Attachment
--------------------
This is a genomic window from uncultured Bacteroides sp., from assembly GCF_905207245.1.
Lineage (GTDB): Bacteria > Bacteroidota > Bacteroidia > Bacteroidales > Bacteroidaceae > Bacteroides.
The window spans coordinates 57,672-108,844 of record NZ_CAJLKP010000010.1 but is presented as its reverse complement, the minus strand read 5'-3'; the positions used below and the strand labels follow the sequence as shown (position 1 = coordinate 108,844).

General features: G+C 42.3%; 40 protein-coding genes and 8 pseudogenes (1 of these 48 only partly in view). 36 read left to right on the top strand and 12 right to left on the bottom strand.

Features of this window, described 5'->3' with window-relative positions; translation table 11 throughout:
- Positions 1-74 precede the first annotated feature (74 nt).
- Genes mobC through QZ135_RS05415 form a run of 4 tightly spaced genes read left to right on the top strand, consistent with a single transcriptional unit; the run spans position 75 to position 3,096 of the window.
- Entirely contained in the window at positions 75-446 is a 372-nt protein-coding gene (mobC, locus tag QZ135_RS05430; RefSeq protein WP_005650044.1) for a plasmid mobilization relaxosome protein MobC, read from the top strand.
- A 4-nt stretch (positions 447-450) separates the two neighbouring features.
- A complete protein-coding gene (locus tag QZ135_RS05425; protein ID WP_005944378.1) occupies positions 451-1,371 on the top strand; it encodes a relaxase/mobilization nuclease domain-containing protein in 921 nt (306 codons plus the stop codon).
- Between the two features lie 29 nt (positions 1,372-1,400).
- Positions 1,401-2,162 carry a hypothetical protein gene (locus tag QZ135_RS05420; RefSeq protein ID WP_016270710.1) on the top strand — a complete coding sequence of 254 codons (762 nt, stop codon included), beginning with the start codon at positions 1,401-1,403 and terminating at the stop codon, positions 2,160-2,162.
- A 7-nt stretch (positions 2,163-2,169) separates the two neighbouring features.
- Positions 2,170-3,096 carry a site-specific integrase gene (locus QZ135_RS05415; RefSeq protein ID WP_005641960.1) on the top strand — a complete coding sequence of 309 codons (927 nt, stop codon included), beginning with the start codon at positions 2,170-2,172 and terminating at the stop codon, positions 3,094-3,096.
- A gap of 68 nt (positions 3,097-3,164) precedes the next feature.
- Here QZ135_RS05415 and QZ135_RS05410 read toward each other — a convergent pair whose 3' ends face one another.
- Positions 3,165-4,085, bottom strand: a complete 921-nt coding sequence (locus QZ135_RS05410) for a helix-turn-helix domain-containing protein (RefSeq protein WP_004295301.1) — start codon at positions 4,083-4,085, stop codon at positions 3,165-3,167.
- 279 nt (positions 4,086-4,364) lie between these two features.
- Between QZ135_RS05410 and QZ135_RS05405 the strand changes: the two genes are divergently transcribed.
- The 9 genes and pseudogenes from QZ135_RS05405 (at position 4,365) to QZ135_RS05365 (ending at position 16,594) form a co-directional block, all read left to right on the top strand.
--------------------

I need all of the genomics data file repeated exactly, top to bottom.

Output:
This is a genomic window from uncultured Bacteroides sp., from assembly GCF_905207245.1.
Lineage (GTDB): Bacteria > Bacteroidota > Bacteroidia > Bacteroidales > Bacteroidaceae > Bacteroides.
The window spans coordinates 57,672-108,844 of record NZ_CAJLKP010000010.1 but is presented as its reverse complement, the minus strand read 5'-3'; the positions used below and the strand labels follow the sequence as shown (position 1 = coordinate 108,844).

General features: G+C 42.3%; 40 protein-coding genes and 8 pseudogenes (1 of these 48 only partly in view). 36 read left to right on the top strand and 12 right to left on the bottom strand.

Features of this window, described 5'->3' with window-relative positions; translation table 11 throughout:
- Positions 1-74 precede the first annotated feature (74 nt).
- Genes mobC through QZ135_RS05415 form a run of 4 tightly spaced genes read left to right on the top strand, consistent with a single transcriptional unit; the run spans position 75 to position 3,096 of the window.
- Entirely contained in the window at positions 75-446 is a 372-nt protein-coding gene (mobC, locus tag QZ135_RS05430; RefSeq protein WP_005650044.1) for a plasmid mobilization relaxosome protein MobC, read from the top strand.
- A 4-nt stretch (positions 447-450) separates the two neighbouring features.
- A complete protein-coding gene (locus tag QZ135_RS05425; protein ID WP_005944378.1) occupies positions 451-1,371 on the top strand; it encodes a relaxase/mobilization nuclease domain-containing protein in 921 nt (306 codons plus the stop codon).
- Between the two features lie 29 nt (positions 1,372-1,400).
- Positions 1,401-2,162 carry a hypothetical protein gene (locus tag QZ135_RS05420; RefSeq protein ID WP_016270710.1) on the top strand — a complete coding sequence of 254 codons (762 nt, stop codon included), beginning with the start codon at positions 1,401-1,403 and terminating at the stop codon, positions 2,160-2,162.
- A 7-nt stretch (positions 2,163-2,169) separates the two neighbouring features.
- Positions 2,170-3,096 carry a site-specific integrase gene (locus QZ135_RS05415; RefSeq protein ID WP_005641960.1) on the top strand — a complete coding sequence of 309 codons (927 nt, stop codon included), beginning with the start codon at positions 2,170-2,172 and terminating at the stop codon, positions 3,094-3,096.
- A gap of 68 nt (positions 3,097-3,164) precedes the next feature.
- Here QZ135_RS05415 and QZ135_RS05410 read toward each other — a convergent pair whose 3' ends face one another.
- Positions 3,165-4,085, bottom strand: a complete 921-nt coding sequence (locus QZ135_RS05410) for a helix-turn-helix domain-containing protein (RefSeq protein WP_004295301.1) — start codon at positions 4,083-4,085, stop codon at positions 3,165-3,167.
- 279 nt (positions 4,086-4,364) lie between these two features.
- Between QZ135_RS05410 and QZ135_RS05405 the strand changes: the two genes are divergently transcribed.
- The 9 genes and pseudogenes from QZ135_RS05405 (at position 4,365) to QZ135_RS05365 (ending at position 16,594) form a co-directional block, all read left to right on the top strand.